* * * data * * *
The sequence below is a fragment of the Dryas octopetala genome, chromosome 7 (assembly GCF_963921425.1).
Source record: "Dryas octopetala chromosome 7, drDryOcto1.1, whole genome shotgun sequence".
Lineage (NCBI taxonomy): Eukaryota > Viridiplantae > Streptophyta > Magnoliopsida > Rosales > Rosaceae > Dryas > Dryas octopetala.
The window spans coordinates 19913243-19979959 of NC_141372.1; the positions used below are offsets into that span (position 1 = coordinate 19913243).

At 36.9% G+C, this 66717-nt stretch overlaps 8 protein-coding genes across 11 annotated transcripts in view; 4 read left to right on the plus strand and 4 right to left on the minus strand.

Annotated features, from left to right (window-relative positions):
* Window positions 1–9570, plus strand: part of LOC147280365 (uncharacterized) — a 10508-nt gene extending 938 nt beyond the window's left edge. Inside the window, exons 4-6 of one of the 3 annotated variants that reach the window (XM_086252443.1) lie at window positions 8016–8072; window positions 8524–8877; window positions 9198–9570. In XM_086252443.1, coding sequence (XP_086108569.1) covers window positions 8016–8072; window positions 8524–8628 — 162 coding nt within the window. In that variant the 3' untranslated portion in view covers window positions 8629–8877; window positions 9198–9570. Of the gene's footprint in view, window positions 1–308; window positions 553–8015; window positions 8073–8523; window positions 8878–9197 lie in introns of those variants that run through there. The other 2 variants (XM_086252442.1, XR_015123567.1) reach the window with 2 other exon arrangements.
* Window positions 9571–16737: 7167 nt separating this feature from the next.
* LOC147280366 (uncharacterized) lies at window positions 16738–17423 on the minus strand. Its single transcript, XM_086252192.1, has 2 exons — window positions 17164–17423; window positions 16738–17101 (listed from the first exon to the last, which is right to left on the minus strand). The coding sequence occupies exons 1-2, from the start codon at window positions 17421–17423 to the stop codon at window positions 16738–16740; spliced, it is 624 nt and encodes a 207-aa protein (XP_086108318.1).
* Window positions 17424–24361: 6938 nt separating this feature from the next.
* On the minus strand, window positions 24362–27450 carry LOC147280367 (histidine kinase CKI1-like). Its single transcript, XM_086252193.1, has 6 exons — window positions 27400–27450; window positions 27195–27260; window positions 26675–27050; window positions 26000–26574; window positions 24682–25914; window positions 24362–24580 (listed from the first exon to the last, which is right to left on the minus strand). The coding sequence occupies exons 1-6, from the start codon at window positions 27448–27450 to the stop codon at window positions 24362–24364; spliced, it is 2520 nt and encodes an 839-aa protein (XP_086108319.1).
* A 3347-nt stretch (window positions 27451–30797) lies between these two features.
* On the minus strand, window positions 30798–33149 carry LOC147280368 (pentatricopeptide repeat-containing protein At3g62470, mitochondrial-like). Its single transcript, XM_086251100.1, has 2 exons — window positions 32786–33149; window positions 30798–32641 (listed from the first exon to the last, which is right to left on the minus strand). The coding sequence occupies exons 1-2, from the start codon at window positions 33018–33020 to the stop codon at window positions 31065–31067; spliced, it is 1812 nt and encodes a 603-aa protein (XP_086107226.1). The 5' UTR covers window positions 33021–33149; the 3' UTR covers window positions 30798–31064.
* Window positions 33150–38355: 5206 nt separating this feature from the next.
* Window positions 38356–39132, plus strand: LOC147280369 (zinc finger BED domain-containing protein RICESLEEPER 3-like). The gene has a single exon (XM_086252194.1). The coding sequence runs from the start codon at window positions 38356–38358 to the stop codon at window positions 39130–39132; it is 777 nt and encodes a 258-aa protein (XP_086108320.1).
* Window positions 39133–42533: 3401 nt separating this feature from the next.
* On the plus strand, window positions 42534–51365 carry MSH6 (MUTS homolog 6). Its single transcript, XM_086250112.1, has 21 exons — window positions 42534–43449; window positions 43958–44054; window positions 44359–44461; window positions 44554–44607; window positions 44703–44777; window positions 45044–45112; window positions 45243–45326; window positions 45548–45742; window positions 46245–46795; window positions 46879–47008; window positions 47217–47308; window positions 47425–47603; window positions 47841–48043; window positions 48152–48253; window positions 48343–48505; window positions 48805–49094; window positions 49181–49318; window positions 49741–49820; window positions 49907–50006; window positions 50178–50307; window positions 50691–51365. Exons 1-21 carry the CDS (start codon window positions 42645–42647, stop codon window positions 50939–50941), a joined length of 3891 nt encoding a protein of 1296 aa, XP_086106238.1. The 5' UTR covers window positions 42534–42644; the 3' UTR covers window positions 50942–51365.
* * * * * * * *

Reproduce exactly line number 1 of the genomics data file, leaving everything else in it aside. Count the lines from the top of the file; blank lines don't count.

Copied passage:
The sequence below is a fragment of the Dryas octopetala genome, chromosome 7 (assembly GCF_963921425.1).